The term “supercritical fluid” (or “SCF”) refers to any fluid employed in its supercritical state. A substance is in its supercritical state when the substance is at or above its critical temperature and critical pressure, where it exhibits both liquid and gas-like properties. A supercritical fluid may comprise a single component, or “solvent,” or a mixture of a solvent and one or more co-solvents. If the SCF comprises a mixture, the term “solvent” refers to the component in the mixture that, under operating conditions (e.g., operating temperature and pressure), would remain in, or would be closest to, a supercritical fluid state if the other component(s) were not present.
Provided herein are methods of extracting impurities from one or more materials in a semiconductor device via treatment with a supercritical fluid. In accordance with the various embodiments described below, SCF extraction may be used to exploit the mobility, or diffusivity, of supercritical fluids within the materials employed in the construction of an integrated circuit (or “IC”). The SCF penetrates one or more materials forming the IC and acts as a solvent to dissolve and extract/remove impurities. The SCF acts as the solvent, and the impurity acts as a solute. A SCF may be employed at various stages of completion of an IC as impurities may be introduced by a variety of manufacturing processes. Treatment with a SCF thus removes a variety of, and at least some, impurities from one or more materials forming the IC.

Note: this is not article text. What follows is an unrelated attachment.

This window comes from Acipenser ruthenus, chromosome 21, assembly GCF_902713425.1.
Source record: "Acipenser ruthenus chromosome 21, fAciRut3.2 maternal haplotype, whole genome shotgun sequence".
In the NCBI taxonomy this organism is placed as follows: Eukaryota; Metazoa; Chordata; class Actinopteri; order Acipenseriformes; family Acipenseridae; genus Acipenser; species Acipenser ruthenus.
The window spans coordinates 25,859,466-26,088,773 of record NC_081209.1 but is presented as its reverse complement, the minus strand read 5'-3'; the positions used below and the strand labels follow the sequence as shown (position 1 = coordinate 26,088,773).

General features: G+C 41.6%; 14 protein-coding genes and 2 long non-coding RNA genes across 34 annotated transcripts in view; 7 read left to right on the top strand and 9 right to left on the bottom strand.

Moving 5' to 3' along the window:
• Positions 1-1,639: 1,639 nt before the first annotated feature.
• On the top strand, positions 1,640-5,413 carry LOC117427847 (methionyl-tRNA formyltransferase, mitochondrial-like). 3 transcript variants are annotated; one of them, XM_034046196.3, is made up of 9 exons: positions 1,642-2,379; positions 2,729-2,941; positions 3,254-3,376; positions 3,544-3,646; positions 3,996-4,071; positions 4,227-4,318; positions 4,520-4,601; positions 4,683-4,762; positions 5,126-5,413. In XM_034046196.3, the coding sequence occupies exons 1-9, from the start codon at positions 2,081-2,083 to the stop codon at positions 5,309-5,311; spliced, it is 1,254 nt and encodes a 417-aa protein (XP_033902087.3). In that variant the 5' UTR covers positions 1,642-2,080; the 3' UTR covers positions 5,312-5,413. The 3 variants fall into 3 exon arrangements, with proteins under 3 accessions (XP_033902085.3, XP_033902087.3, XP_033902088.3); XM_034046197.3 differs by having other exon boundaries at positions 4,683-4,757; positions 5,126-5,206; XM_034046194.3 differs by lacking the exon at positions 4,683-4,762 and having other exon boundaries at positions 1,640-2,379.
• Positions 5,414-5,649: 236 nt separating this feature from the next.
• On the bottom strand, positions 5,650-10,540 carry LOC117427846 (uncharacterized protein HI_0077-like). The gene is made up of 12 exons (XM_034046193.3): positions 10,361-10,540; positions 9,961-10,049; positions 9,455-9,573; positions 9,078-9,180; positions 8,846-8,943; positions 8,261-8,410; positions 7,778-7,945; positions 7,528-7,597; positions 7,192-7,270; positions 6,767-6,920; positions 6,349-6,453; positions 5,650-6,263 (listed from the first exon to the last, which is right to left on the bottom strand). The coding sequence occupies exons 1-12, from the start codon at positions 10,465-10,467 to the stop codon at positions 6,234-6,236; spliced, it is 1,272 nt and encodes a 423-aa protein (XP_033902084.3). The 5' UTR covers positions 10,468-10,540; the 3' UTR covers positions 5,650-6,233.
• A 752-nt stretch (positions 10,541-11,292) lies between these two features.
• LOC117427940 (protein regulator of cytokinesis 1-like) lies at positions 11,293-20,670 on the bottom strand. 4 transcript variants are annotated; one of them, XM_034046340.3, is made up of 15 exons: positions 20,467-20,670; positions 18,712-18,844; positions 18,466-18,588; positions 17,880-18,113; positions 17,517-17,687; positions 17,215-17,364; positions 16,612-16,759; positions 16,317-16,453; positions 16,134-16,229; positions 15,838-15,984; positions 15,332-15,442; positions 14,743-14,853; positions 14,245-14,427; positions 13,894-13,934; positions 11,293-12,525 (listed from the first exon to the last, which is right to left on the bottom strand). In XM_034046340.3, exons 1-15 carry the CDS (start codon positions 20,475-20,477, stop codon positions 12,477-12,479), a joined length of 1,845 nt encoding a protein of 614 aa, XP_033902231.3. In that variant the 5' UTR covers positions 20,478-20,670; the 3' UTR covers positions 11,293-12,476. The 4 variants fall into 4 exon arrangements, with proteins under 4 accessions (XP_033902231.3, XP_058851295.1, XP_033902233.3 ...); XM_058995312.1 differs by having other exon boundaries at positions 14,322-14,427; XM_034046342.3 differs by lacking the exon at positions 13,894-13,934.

The material(s) and impurity(ies) of concern at a particular stage of manufacture motivate selection of the appropriate SCF and processing conditions. Thus, the SCF extraction process may be tailored to particular materials and impurities. In various embodiments, the SCF may comprise a single component or a mixture of components. As a mixture, a SCF preferably comprises a solvent and one or more co-solvents. Treatment conditions, typically temperature, pressure, and process time, may be adjusted to ensure that the fluid maintains the characteristics of a SCF.
Supercritical fluids as described herein may comprise any substance capable of achieving a supercritical state and extracting impurities from materials that make up a semiconductor device. In at least one embodiment, the supercritical fluid comprises one component. In other embodiments, the supercritical fluid comprises a solvent and one or more co-solvents. Depending on the particular extraction application, the same substance may be employed as any of a single-component SCF, a solvent in a multi-component SCF, or a co-solvent in a multi-component SCF. Examples of such substances comprise 1-hexanol, 1-propanol, 2-propanol, acetone, ammonia, argon, carbon dioxide, chlorotrifluoromethane, cyclohexane, dichlorodifluoromethane, ethane, ethyl alcohol, ethylene, methane, methanol, n-butane, n-hexane, nitrous oxide, n-pentane, propane, propylene, toluene, trichlorofluoromethane, trichloromethane, water, or combinations thereof.